I just finished reading Sir Arthur Conan Doyle’s short novel The Sign of Four, which is also published under the title The Sign of The Four. Both uses are in the novel itself, and as much as I like the four word title, the more common phrasing used by the characters contains “the” twice.
It’s an odd story, the second novel, written before the more popular short stories, and could be looked at as a one-off. Watson’s ready to leave Sherlock by the end; Sherlock starts and ends the novel with a quick injection of cocaine; nothing about these characters seems to want to continue with each other. And it’s wasn’t a hit at the time. Only when Doyle switched to the faster-paced short stories did Sherlock take off as a cultural phenomena.
That aside, I’d still recommend it. As part of the mystery involves the British and their occupation of India (among other places), there’s some fairly causal 19th century racism thrown about. Probably as I am came to The Sign of Four after trying to read Live and Let Die by Ian Flemming, but it didn’t seem as egregious as the racism-of-the-time thrown out in the Bond novel. But if that’s a showstopper for you in your pleasure reading, give this a miss.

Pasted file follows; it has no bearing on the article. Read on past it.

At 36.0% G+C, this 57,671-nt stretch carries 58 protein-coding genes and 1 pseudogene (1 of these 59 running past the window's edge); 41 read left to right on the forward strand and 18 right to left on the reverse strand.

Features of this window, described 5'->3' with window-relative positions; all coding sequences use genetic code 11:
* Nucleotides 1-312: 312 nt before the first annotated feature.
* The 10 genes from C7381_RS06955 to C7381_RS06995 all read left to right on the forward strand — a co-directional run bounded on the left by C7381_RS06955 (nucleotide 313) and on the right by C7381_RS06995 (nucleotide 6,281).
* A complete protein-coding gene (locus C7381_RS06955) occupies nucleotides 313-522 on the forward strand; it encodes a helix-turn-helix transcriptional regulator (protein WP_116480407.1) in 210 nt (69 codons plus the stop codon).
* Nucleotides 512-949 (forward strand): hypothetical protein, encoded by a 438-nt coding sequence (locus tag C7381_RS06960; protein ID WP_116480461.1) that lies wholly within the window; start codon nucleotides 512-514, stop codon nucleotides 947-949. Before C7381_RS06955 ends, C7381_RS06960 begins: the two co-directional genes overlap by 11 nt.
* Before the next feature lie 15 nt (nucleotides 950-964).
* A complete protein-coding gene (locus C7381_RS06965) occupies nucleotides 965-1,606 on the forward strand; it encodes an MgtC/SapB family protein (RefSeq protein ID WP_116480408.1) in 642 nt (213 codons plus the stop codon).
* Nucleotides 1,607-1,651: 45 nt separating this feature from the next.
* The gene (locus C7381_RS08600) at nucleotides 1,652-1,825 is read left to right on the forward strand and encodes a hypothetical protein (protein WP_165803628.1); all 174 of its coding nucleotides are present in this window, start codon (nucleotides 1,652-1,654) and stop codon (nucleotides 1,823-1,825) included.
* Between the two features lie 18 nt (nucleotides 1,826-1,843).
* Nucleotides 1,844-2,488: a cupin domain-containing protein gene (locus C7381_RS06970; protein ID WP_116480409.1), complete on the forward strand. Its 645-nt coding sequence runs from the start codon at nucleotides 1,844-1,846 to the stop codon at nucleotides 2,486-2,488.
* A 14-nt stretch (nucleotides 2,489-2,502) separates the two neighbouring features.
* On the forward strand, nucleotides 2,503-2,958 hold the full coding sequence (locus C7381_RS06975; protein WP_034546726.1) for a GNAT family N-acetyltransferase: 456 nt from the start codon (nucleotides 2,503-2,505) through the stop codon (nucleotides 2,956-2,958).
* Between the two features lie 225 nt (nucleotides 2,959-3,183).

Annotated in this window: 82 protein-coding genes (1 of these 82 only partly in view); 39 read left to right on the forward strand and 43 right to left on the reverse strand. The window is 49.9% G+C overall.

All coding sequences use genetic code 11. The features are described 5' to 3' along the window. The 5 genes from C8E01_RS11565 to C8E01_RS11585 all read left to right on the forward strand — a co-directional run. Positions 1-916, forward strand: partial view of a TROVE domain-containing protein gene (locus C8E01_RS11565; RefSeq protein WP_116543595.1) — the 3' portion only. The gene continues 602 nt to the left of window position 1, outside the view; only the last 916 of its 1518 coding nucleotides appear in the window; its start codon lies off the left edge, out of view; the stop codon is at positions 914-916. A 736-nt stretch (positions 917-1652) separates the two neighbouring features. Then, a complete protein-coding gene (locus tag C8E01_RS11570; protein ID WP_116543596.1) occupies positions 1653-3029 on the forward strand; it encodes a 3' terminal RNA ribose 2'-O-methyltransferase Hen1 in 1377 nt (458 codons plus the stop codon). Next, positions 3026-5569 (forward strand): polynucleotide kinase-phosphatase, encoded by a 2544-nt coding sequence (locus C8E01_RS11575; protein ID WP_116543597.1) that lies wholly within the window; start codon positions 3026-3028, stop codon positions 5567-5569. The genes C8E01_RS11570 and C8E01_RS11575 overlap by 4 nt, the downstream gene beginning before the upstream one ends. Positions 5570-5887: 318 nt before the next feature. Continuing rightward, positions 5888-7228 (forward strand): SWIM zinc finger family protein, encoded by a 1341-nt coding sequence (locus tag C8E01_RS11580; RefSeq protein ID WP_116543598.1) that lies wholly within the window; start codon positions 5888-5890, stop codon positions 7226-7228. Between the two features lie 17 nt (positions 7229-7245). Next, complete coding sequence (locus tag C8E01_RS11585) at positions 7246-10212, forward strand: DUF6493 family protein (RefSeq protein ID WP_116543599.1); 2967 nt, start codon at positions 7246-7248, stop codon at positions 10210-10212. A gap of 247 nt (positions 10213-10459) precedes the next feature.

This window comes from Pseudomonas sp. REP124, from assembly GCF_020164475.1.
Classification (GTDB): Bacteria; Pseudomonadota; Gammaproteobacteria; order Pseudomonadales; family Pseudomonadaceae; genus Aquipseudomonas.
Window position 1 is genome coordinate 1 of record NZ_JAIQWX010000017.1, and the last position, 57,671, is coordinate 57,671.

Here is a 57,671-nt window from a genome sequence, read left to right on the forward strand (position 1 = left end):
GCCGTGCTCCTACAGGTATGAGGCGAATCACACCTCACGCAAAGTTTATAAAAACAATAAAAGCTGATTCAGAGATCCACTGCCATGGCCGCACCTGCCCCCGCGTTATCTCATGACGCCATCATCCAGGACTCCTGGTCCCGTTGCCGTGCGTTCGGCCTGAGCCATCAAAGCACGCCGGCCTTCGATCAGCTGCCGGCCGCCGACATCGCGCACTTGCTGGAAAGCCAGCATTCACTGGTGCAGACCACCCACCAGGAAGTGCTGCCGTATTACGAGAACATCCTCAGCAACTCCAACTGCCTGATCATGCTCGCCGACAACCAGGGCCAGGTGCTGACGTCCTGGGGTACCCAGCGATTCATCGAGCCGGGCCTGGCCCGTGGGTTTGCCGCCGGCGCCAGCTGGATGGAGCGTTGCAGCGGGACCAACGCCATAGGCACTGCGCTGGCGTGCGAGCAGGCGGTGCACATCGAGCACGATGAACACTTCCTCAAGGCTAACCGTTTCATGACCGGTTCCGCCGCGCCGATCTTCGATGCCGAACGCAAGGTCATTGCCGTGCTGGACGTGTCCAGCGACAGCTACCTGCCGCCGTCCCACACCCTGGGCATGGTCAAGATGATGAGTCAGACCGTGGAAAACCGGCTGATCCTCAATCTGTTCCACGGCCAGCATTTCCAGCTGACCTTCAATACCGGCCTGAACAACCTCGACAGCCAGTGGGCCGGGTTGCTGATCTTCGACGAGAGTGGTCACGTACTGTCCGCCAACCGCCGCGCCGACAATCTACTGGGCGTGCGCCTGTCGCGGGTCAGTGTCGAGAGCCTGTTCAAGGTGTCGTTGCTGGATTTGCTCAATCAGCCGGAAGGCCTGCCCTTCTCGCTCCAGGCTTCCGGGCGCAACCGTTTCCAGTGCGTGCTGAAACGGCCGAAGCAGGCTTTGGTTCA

Reading this led me down the path of looking at adaptations, and right to Jeremy Brett and The Return of Sherlock Holmes. In my mind, Sherlock is always a combination of Brett and Basil Rathbone, the actors I grew up watching in the role on TV (Brett) and cheap VHS copies of public-domain movies (Rathbone). Brett really threw himself into the role, introducing all sorts of quirks and mannerisms to Holmes, creating a private life for the character. He even went so far as to stop referring to Holmes by name, as a fear of being “taken over” by the character crept in.
And that, an actor staring into the abyss of a role that mirrored his darkest moods and tendencies, led me back around to an article I’d read on overcoming personal demons by befriending them. A difficult task, but one I’d rather take over Holmes’ regular cocaine use to stave off boredom.